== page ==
Preparation: Sanddabs are a breeze to prepare using common cooking techniques such as a sautéing, grilling, or baking.




California Spiny Lobster


Most people associate lobsters with their humongous red claws. But did you know that we Californians have our own lobster right in our backyard? The California spiny lobster has spines instead of claws, which means that most of its meat comes from the tail. Even though these lobsters don’t have claws, they tend to have more meat than their American lobster counterparts. California spiny lobster is in season from October to March. Spiny lobsters are a good source of protein and selenium. Spiny lobsters are a great local option, caught by local fishermen from Santa Barbara to Baja California, Mexico.

Preparation: Lobster can be enjoyed in a variety of ways, including baked, boiled, and grilled. Try this tasty spiny lobster recipe by Fisherman Steve Escobar at the Dory Fleet.

Sablefish


Sablefish, or black cod, is flavorful because of its high oil content. It is known for its flakey, melt-in-your-mouth meat, earning them the nickname butterfish. It is very high in omega-3 fatty acids—almost as much as salmon! Sablefish is a great seafood choice for even novice chefs because its high oil content makes it relatively resilient to overcooking, and there is no need for fancy sauces or breading since it has great natural flavor. Sablefish is another great local seafood option that is caught along the U.S. West Coast and off the coast of Southern California. It is available year-round.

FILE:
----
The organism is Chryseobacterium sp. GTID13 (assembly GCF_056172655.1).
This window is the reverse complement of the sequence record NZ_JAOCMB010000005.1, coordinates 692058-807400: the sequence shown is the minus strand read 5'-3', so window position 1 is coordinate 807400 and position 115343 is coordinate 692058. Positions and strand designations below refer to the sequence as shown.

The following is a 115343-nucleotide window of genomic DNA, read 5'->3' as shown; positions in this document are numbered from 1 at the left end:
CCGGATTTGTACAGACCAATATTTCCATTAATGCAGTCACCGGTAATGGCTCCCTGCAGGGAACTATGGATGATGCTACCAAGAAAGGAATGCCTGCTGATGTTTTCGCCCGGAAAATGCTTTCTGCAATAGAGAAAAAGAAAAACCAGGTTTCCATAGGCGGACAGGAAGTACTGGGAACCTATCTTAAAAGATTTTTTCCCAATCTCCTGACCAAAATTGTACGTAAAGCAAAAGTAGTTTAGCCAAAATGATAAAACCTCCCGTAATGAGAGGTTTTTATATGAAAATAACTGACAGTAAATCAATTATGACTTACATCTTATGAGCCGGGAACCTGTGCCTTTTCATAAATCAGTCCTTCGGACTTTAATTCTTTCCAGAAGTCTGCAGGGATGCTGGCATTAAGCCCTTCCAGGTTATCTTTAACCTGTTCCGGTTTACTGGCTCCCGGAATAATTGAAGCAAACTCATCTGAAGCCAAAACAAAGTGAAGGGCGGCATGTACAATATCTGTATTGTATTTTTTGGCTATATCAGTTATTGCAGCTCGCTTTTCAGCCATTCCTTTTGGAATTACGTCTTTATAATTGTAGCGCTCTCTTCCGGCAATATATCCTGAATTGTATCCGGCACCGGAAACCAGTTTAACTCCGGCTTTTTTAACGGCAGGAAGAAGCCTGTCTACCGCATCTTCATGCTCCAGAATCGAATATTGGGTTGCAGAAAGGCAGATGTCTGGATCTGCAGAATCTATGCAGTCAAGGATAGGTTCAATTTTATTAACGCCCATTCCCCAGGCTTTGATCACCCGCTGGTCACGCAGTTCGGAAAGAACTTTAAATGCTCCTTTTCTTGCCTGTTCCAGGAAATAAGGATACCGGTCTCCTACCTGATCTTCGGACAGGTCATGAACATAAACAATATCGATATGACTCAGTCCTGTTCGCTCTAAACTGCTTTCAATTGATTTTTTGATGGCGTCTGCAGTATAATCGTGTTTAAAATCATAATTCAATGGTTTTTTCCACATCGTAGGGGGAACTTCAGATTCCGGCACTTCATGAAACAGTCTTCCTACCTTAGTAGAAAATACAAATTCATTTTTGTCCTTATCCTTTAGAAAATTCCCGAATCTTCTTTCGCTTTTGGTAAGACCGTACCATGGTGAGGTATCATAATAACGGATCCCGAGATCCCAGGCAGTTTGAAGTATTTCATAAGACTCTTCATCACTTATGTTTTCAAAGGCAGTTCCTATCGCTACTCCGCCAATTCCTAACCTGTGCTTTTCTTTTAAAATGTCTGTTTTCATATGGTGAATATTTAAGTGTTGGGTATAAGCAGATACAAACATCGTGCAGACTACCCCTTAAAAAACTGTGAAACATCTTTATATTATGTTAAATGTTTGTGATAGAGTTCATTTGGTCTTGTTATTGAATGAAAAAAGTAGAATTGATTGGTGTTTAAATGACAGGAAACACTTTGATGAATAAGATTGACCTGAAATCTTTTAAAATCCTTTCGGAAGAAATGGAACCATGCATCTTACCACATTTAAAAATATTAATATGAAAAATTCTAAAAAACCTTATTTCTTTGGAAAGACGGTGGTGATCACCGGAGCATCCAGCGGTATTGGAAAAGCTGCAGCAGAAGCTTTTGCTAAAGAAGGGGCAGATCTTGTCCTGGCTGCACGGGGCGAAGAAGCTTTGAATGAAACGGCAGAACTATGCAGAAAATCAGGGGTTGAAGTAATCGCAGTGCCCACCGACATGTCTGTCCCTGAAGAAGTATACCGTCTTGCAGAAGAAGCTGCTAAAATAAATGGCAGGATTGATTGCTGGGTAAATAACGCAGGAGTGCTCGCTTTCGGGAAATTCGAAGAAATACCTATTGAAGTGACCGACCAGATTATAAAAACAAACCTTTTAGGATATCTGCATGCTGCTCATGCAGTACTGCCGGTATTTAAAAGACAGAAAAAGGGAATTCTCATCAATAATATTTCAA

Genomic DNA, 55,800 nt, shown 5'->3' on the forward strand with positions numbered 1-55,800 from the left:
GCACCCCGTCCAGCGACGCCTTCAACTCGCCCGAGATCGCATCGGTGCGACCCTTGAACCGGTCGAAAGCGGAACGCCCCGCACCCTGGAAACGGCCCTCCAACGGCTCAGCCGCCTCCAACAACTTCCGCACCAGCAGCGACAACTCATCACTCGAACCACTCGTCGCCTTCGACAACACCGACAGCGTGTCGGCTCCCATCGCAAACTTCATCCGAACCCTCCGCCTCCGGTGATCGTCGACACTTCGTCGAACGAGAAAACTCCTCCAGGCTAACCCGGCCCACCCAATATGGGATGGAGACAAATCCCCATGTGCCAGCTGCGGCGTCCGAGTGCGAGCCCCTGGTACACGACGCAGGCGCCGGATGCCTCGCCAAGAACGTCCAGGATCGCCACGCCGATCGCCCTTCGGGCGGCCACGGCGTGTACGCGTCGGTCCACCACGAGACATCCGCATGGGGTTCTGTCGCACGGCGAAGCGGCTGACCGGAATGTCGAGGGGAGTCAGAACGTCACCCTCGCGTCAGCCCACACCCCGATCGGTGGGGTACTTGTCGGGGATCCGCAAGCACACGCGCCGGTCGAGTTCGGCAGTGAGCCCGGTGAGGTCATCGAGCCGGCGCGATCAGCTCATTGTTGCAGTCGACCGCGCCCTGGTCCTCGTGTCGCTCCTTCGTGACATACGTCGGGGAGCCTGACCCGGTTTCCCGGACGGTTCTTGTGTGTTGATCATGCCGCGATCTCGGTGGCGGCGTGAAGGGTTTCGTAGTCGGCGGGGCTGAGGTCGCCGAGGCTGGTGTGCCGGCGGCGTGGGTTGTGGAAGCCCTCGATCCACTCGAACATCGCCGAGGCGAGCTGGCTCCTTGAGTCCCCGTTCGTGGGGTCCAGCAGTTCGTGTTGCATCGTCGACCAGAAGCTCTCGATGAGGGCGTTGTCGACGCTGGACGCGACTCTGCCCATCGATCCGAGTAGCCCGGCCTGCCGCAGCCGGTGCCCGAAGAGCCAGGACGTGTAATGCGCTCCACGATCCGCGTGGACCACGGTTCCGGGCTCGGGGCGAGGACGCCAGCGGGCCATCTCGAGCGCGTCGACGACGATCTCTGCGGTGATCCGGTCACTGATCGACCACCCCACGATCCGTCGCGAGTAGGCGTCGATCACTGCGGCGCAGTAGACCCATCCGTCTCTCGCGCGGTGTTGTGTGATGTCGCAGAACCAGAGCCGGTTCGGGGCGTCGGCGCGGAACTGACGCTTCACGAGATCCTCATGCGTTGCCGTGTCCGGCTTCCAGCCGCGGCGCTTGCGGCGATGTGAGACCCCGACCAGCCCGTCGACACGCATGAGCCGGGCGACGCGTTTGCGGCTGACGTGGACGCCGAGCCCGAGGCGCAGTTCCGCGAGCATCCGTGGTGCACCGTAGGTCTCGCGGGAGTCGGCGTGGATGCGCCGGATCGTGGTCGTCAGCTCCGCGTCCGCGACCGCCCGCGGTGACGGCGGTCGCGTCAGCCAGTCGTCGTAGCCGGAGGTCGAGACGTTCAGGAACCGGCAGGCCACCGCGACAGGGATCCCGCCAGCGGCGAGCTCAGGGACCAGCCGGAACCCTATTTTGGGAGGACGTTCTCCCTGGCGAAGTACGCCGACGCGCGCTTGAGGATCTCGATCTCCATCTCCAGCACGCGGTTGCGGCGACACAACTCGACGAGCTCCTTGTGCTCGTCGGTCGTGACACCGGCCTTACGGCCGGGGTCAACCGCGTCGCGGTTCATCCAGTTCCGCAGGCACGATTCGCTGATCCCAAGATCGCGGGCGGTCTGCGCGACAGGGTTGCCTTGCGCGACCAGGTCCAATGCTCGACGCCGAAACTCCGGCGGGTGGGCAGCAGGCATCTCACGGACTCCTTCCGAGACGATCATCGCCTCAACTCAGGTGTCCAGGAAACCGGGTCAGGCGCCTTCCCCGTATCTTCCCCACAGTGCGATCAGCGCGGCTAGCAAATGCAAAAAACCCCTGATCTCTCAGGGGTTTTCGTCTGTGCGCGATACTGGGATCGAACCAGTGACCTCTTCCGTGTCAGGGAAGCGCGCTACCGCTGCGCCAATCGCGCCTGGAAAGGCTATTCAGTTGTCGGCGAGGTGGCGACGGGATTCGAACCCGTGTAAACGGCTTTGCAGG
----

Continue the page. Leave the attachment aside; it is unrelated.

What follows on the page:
Preparation:Try it baked or sautéed. Because of its high oil content, sablefish is also an excellent candidate for smoking. Impress your guests with this recipe by Chef Paul Buchanan at Primal Alchemy.

Kampachi


Also known as almaco jack, kampachi is a fish belonging to the same family as yellowtail and amberjack. It has a sweet, buttery flavor with a firm texture and is high in lean protein and omega-3 fatty acids. Look for responsibly farmed kampachi from Hawaii.

Preparation: The culinary possibilities are endless with this fish, which can be prepared in a variety of ways from raw recipes, such as sashimi and poke recipes, to cooked. It is available year round. Try it using this delicious recipe by our in-house caterer, Premier..


Oysters